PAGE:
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Aug 15, 2013 | 0 comments
While London Business School had previously employed a number of the same or slightly revised essay topics over the past few seasons, this year’s LBS essay set marks a notable change in the contents and number of essay topics. From six questions in 2012-2013 admissions season to three this year, LBS has also shrunk the total word count available to applicants from 1,750 to 1,200. The space in which applicants are directed outline their professional goals is now contained in one essay response only. Still, LBS has maintained its trend of placing a marked emphasis on learning about the specific details of an applicant’s future involvement on campus and contribution to the school community. From this, one can continue to extrapolate that LBS may be interested in candidates who have spoken to students and learned a good deal about the program to better understand how and where they might fit. The admissions team has provided further information on its changes to the essay set through the school’s blog, and applicants would do especially well to keep in mind the following quote as they revise: “The best essays we read show evidence that there has been a great deal of thought behind them and that it has been an enjoyable and exploratory process for the applicant.”
What will your future look like after completing your MBA? (500 words)
Although in previous years, LBS divided its question on applicants’ goals into two discrete prompts, this year’s first topic is a slightly more typical career goals essay, though candidates should be alert to the broad language of this prompt. The wording of this essay implies that when outlining their “future,” applicants need not adhere to professional advancement only. Beyond career goals alone, candidates should consider any other important details in their futures in order to demonstrate to the adcom that they have a highly developed sense of where they want to be upon graduation from LBS. Applicants could structure their response to this essay by devoting just over half of their 500 words to their careers before deciding what other elements may need to be incorporated, such as, for example, any involvement they may have with LBS as alumni. Developing one’s professional future in terms of short- and long-term goals could be a great opportunity for applicants who must often cover one of these goals in just a sentence in their applications for other schools.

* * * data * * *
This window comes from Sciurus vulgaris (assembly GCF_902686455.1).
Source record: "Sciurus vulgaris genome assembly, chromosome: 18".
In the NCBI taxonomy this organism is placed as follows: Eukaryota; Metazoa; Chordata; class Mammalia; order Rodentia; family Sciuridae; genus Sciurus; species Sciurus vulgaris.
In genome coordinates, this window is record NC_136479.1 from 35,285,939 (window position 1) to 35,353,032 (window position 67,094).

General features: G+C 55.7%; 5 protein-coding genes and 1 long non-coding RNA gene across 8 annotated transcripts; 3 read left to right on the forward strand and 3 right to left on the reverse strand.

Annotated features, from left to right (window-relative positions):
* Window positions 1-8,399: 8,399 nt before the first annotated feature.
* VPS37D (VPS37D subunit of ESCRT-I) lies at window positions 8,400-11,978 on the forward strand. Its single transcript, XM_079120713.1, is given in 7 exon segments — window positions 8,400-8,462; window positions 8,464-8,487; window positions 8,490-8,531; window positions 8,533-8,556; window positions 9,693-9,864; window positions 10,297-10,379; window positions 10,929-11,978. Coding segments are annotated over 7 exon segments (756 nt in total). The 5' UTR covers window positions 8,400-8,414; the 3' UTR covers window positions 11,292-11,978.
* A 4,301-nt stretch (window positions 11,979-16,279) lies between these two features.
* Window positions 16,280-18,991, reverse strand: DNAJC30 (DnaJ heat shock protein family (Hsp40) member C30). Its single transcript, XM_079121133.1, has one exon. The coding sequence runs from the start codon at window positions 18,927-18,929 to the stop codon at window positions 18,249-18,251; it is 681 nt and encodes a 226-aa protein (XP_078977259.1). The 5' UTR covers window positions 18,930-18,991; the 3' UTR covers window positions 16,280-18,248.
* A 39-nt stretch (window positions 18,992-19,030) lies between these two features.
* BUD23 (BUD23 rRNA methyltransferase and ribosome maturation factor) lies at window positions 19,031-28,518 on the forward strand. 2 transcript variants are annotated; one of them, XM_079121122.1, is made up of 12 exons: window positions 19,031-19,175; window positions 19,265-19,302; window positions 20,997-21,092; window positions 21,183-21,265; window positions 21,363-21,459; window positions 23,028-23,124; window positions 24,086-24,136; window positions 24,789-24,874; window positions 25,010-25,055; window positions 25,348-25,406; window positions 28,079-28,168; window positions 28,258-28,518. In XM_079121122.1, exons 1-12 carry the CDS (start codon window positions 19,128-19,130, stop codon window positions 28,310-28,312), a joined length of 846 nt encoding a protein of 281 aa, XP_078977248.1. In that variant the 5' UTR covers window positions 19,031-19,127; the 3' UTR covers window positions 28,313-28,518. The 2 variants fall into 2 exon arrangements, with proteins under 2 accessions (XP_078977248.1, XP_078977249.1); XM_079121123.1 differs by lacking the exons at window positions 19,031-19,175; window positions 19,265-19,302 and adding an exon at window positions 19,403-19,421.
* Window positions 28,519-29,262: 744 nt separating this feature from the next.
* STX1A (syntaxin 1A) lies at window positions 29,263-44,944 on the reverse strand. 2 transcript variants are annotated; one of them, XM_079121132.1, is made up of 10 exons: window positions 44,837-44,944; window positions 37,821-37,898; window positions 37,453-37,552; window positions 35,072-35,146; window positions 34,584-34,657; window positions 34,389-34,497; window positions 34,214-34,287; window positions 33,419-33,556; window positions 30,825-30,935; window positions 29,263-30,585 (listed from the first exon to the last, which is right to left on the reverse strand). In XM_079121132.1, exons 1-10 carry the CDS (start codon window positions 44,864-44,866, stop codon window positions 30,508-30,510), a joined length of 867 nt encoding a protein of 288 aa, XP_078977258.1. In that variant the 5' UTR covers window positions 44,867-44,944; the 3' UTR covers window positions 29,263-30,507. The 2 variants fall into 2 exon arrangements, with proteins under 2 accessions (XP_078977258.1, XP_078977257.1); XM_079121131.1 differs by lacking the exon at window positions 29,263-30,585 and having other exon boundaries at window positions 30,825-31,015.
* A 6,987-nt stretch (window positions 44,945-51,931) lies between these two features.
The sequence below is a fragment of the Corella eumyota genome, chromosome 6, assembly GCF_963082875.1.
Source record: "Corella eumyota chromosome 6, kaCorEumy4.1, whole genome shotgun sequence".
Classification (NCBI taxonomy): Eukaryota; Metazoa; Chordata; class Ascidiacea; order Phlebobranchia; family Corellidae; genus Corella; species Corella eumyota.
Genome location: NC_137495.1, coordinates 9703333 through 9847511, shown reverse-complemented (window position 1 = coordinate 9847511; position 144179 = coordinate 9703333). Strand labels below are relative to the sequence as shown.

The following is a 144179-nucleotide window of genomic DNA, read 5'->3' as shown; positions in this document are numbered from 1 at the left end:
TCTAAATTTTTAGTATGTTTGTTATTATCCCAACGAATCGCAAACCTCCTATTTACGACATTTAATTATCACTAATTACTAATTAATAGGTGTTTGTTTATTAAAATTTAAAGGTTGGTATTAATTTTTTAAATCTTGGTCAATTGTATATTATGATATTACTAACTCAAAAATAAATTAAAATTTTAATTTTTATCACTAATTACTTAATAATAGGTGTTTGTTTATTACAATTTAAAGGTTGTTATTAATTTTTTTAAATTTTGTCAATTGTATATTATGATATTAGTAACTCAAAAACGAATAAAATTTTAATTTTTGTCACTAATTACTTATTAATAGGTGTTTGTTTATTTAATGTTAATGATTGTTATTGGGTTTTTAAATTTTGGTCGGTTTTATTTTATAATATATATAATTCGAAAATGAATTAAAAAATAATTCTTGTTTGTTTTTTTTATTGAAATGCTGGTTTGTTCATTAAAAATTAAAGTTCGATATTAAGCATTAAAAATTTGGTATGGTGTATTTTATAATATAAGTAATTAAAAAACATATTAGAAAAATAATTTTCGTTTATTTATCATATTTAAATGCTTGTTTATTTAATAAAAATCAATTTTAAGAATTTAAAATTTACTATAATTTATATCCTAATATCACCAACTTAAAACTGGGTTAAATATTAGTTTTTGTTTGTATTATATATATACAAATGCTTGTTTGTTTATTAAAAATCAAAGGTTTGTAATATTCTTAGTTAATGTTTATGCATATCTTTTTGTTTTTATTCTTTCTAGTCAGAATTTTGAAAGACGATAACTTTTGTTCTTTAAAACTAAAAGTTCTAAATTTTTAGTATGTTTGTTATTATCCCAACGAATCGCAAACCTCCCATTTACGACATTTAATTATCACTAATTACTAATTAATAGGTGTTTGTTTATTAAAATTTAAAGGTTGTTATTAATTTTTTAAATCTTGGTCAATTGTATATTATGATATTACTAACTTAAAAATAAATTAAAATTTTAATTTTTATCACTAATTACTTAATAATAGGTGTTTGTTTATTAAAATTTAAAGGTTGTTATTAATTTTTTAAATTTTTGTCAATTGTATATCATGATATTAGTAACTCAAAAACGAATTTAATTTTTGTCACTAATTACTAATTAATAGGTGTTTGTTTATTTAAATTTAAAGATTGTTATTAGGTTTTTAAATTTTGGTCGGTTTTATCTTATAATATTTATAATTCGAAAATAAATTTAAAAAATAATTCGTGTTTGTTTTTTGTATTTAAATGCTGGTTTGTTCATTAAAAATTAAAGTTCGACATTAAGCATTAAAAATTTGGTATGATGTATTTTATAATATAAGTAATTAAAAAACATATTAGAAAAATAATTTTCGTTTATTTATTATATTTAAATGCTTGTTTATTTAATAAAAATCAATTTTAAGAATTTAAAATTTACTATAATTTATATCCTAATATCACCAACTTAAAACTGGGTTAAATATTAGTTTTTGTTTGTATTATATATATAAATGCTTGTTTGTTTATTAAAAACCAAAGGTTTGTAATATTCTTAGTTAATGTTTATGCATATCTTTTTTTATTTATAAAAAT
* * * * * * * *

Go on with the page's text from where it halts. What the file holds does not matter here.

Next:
What value will you add to London Business School? (300 words)
Questions similar to this have appeared in one form or another on the LBS application for several years, and this latest prompt highlights the adcom’s continued interest in gauging candidates’ knowledge of London Business School and ability to reflect on their fit with its MBA programs. Applicants should not only discuss the clubs and events in which they would like to participate, however, but also be certain to draw connections between these involvements and their potential for bringing concrete value or improvements to these school offerings. This framing gives candidates a wide berth to discuss how their interests and experiences to date would translate to tangible contributions on several fronts. As with any essay of this sort, it would be ideal to link the program elements to an applicant’s established interests or components of their career goals, as these will help the admissions committee readily see how an applicant is poised to make a contribution. Taking the time to learn about the school’s special programs and extracurricular activities—whether through a visit to campus, conversation with alumni, or reading the Clear Admit Guide to London Business School—will pay dividends here.
What is the School’s responsibility to you and what is your responsibility to the School? (400 words)
The final prompt incorporates a somewhat unusual directive among leading business schools, as the question allows applicants the opportunity to present their expectations for London Business School. Applicants thereby have the chance to showcase their personalized understanding of the LBS MBA and explore how the idea of mutual responsibility should figure into their LBA experience. They can also highlight those abilities and experiences in their repertoires that will make them a good fit with the program and allow them to uphold certain responsibilities to the school in turn. As with each essay in this set, both professionally and personally focused ideas are fair game here, and applicants should ensure that their ideas here complement the thoughts expressed in other essays while not directly overlapping with that content. Applicants will want to use this essay to suggest how they envision themselves having an impact at LBS and making the best use of the school’s program in order to fulfill “[their] responsibility.” With only 400 words allotted for this two-part question, we suggest candidates outline their thoughts on LBS’s responsibility to its students before more personalized commentary about how the responsibilities of both parties might align with the applicant’s projected engagement with the LBS MBA program.
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